The Fire in Your Eyes
It was so terribly cold. Snow was falling, and it was almost dark. The snow fell past the one window of the room, whose only light was the blinking of red and green that counted down your time. You lay, a moments rest, respite from your vigil. You fear the end so you feel your watchfulness will delay it, might thwart the eternal embrace of death. I sit in the room on a chair next to your bed. I hesitate to lay my hand on yours, not that I might feel the blood weakly pulsing through your paper-thin veins, but that I may not.
You speak and when I turn to look at you your eyes catch the last light from outside and seem to glow with a flame within.
“Tim, so glad that you could come and visit me.”
I blinked away tears that didn’t say “I’ve been here for two hours and now you notice?”, but instead, “Oh my God, you remember my name! If only for one last time, you remember my name!”, as I leaned over her to kiss her forehead.
“Do you remember that circus wagon we got you for Christmas? The one with the monkeys with little hooked hands so they could swing on the trapeze?” she asked me.
Memories came falling like dusty cardboard boxes from a closet shelf, spilling their contents for me to see.
“Mom, that’s really…specific. I do remember that, now that you mention it. I haven’t thought about that in, say, fifty years. What else do you remember about that Christmas?”
“The tinsel that we threw on the tree that ended up on the floor. Threading a needle through popcorn until we had yards and yards of it. Singing carols around the piano. Your father putting an angel on top of the tree because he was the only one who could reach. Your brothers…”
Your voice drifted away on a whisper as the flame in your eyes sputtered, then disappeared. I couldn’t see what you were seeing, but it carried your eyes up towards the ceiling for a moment before they fell. Your heavy lids closed me off from any explanation.
I use the quiet to pick up the dusty memories from the floor one by one. My amazement at how you would ziiiiiiip the scissors along the roll of wrapping paper without opening or closing them at all. That feeling of unrestrained wonder and excitement as the four of us sat at the top of the stairs, singing “Happy Birthday” lest we forget. Stockings with the four brothers’ names stitched on them were first, always first, before the temptations piled under the tree could be touched. Father played Santa Claus, but we knew who had purchased all the presents with care.
“Gene? Gene is that you?” You struggle against the bonds of your weakness to sit, but they held fast. Your eyes flicker lit by love lost. A weary smile adds to their flame. You must have forgotten that Dad died six years ago.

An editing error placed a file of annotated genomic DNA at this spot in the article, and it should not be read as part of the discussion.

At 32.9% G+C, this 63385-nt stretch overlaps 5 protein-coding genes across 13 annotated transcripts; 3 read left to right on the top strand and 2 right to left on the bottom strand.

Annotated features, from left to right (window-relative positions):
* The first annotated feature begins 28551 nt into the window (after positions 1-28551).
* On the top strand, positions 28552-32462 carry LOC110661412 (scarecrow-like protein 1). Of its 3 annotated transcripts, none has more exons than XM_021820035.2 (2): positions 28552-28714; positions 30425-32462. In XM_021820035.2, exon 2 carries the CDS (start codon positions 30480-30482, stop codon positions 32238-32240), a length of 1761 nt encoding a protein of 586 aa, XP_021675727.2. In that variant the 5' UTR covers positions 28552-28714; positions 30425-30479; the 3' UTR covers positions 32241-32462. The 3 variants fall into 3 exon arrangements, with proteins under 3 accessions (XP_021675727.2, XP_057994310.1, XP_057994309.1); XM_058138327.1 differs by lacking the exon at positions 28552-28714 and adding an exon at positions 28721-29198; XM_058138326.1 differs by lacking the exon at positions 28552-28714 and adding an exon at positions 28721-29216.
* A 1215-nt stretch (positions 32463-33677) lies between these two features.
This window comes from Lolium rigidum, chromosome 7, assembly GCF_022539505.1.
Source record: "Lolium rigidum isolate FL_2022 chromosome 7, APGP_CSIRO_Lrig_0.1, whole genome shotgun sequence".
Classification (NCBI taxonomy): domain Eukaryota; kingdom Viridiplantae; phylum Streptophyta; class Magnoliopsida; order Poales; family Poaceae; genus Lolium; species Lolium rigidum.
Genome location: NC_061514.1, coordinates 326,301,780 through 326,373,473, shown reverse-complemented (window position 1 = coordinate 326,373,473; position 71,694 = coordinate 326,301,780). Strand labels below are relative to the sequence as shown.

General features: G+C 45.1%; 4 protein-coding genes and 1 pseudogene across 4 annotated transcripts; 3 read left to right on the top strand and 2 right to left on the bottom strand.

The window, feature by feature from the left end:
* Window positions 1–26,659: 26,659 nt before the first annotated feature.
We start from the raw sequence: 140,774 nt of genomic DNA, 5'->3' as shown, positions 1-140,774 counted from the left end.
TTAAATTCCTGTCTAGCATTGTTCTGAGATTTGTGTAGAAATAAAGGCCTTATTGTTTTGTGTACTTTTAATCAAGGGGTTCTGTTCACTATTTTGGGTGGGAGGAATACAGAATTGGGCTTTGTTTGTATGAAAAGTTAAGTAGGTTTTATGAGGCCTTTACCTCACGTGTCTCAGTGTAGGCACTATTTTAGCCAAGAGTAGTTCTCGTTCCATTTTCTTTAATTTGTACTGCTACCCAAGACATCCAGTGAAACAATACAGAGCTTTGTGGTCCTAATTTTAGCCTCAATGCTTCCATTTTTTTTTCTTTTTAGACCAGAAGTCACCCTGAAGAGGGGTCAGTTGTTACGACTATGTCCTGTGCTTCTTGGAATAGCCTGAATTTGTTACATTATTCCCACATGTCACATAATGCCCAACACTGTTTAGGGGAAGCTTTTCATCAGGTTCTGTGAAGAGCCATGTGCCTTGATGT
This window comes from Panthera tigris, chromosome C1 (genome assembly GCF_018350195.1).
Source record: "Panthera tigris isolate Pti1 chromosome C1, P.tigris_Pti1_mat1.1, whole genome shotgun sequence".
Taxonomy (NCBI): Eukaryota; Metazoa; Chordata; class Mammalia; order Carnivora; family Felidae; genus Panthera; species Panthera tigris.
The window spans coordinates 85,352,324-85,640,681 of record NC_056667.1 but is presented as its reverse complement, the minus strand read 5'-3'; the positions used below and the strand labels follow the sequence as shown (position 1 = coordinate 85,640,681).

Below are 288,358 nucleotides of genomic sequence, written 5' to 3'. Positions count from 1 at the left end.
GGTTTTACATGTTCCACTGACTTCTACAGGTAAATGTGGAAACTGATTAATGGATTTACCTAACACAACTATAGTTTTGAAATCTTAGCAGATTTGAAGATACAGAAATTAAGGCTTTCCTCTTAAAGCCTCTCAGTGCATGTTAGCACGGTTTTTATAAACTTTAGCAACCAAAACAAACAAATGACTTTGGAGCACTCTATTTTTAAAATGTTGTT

“No Mom. Mom, Dad’s not here. He’s gone now, remember?”
“No silly, I just saw him. He said he’s going to go home and put the tree up. You will be home in time for dinner won’t you? We’re going to decorate the tree after.” Your eyes gleamed bright and your smile lingered, but your breath labored to convey so many words.
The door opens and the light in your eyes is stolen by the light from the hallway. The door swings shut, and your eyelids wearily succumb. I ignore the intrusion of the keepers of your health, a futile nuisance out of obligation, not hope. I think you might be faking to keep them from pestering you any further. I wait for them to leave, hoping to resume our conversation.
“Mom?” Hopeful, but greedy for more of the memories that she had just shared. “Mom, are you awake?
You lifted a hand and I saw your fingers dance slowly through the air, playing a song I would never hear. I listen closely for the lyrics heard by only you. Like a butterfly your hand followed the beat, floating erratically above your chest. When your eyes open the gleam of a little girl’s first love sparkled inside them.
“Your father has asked me to dance. Do you remember how he loved to dance?”
“I do Mom. You two sure could dance.“ Looking at the scattered memories that lay on the floor I was transported. I could see Mom and Dad were dancing in the kitchen. It was warm and I felt cozy and drowsy watching them sway to a song on the radio. I realized this memory was from when I was an infant, and it was tattered and worn, having been laying at the bottom of it’s box for so long. I saw her happy youthful face buried deep within the weathered folds that lay on her pillow now.
“Can you hear it? Can you hear the music son?” her voice came from far away. “I do so love to dance.”
“I hear it, Mom. It’s beautiful.” I assured her.
Her dancing hand fluttered to her chest like an oak leaf that has held on long into the winter, brittle and crisp. My eyes held hers. I watched as the wick finally burned to its end, so the fire in her eyes, having nothing to hold on to, simply drifted away. The song had merely ended. I knew that no one would understand the final dance that she had danced. I bent and set to the task of stuffing all those old dusty memories back in their boxes, and back up on their shelf.
As I walked away alone, my vigil ended, I could almost hear the band strike up another song, but it was muffled by the falling snow. The night was darker and colder than I had imagined. I drove away into the night, wondering…where could I pick up a Christmas tree this late?